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Chapter

Cover Comparative European Politics

14. Security and Terrorism  

Mai’a K. Davis Cross

The rise of international terrorism has made domestic security a high-profile issue in Europe. This chapter first provides an overview of the European experience of terrorism, and discusses how European governments have responded to terrorist threats. The focus then shifts to the EU level, as increasingly this is where the most significant developments are taking place in the field of security and counter-terrorism. The chapter delves into the development of the EU’s counter-terrorism policy, within the context of an increasingly stronger European approach to security more generally. Particular attention is paid to the impact of the ISIS-inspired attacks that took place between 2015 and 2017, including the effect they had on national politics.

Chapter

Cover Introduction to Politics

19. Security and Insecurity  

Stephanie Lawson

This chapter examines traditional concepts of security and insecurity in the realm of international politics. It first considers Thomas Hobbes’s account of the state of nature and the emergence of the power politics approach to security as worked out by Hans Morgenthau and his successors. It then discusses the evolution of security thinking through to the end of the Cold War, ideas about collective security as embodied in the United Nations and the nature of security cooperation in Europe through NATO. It also explores some pressing security challenges in the post-Cold War period and the broadening of the security agenda to encompass more recent concerns ranging from environmental security to energy security and the notions of ‘human security’ and ‘responsibility to protect’. Finally, it analyses the ‘global war on terror’ and especially how the 9/11 attacks affected the discourse on security and insecurity.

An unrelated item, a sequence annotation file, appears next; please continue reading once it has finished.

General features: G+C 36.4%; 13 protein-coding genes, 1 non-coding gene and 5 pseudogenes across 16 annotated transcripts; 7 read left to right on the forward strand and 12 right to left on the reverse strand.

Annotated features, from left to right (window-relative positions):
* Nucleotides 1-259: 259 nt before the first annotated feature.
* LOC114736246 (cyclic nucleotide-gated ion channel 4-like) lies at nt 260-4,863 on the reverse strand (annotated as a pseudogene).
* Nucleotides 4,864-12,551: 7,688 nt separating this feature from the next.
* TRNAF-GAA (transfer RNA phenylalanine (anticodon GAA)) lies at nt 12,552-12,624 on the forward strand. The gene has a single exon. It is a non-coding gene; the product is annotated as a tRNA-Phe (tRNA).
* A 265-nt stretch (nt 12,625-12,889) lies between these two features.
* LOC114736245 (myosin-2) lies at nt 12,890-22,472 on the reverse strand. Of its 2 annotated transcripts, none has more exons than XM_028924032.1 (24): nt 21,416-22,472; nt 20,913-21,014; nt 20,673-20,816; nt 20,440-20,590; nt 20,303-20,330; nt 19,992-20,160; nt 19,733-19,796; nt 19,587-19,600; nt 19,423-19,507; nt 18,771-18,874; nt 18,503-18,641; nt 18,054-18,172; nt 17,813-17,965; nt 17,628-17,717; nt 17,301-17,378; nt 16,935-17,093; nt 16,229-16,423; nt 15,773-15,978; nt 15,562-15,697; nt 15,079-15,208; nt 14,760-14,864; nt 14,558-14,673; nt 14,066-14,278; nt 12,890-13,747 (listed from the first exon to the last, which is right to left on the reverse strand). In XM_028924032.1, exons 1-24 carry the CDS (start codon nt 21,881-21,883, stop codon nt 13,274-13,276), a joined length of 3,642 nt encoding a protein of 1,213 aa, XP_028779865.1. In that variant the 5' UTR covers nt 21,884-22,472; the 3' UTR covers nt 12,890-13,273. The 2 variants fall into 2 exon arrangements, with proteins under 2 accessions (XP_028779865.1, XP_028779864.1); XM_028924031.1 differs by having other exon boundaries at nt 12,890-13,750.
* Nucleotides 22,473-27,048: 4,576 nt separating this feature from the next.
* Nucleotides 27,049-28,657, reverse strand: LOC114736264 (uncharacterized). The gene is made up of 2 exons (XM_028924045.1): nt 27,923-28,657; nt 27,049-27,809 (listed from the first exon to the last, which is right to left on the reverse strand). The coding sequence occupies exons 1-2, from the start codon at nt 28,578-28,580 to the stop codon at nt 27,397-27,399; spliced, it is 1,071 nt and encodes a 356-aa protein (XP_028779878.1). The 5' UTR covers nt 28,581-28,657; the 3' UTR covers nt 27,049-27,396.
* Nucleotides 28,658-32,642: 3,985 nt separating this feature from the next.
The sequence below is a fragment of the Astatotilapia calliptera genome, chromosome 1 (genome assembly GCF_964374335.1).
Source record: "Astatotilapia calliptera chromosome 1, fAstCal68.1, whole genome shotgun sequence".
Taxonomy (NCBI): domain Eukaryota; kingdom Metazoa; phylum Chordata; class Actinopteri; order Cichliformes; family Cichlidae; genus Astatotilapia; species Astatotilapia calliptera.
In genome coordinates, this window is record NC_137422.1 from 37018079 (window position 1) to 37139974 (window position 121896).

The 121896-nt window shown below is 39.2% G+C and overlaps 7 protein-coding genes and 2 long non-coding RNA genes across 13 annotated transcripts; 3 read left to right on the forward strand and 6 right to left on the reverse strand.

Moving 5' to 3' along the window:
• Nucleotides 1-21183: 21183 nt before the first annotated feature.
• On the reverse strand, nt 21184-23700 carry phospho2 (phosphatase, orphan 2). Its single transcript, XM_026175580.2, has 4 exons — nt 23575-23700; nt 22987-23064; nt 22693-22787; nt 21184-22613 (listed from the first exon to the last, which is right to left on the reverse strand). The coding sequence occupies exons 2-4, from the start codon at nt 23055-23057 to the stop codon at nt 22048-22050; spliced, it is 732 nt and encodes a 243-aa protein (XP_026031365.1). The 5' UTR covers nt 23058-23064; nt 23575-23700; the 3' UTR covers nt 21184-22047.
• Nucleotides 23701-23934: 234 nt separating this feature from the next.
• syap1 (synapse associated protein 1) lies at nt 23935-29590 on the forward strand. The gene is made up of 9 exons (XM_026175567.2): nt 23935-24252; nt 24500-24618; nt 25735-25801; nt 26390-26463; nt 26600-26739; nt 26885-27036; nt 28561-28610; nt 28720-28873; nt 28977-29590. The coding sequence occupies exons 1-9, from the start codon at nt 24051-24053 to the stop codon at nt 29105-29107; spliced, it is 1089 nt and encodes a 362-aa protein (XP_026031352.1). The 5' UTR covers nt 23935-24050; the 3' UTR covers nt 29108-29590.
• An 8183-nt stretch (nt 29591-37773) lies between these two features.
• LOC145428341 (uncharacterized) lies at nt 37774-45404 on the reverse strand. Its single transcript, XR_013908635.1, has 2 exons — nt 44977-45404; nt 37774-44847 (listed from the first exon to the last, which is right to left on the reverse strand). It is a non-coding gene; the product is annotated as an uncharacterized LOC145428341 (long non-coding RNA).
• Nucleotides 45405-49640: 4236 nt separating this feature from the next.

Chapter

Cover Introduction to Politics

20. Diplomacy and Foreign Policy  

Stephanie Lawson

This chapter discusses diplomacy and the conduct of foreign policy, both of which are fundamental to relations between political communities worldwide. It first considers diplomacy and its related concept, statecraft, in global history, focusing on some important concepts such as raison d’état (reason of state) and machtpolitik (power politics). It then examines diplomatic practice in contemporary global politics, with particular emphasis on track-two diplomacy and third-party mediation, along with developments in diplomacy during the Cold War. It also looks at public diplomacy, which may be understood as an instrument of ‘soft power’ in contrast with the methods of power politics. It concludes with an overview of the European Union’s common foreign and security policy.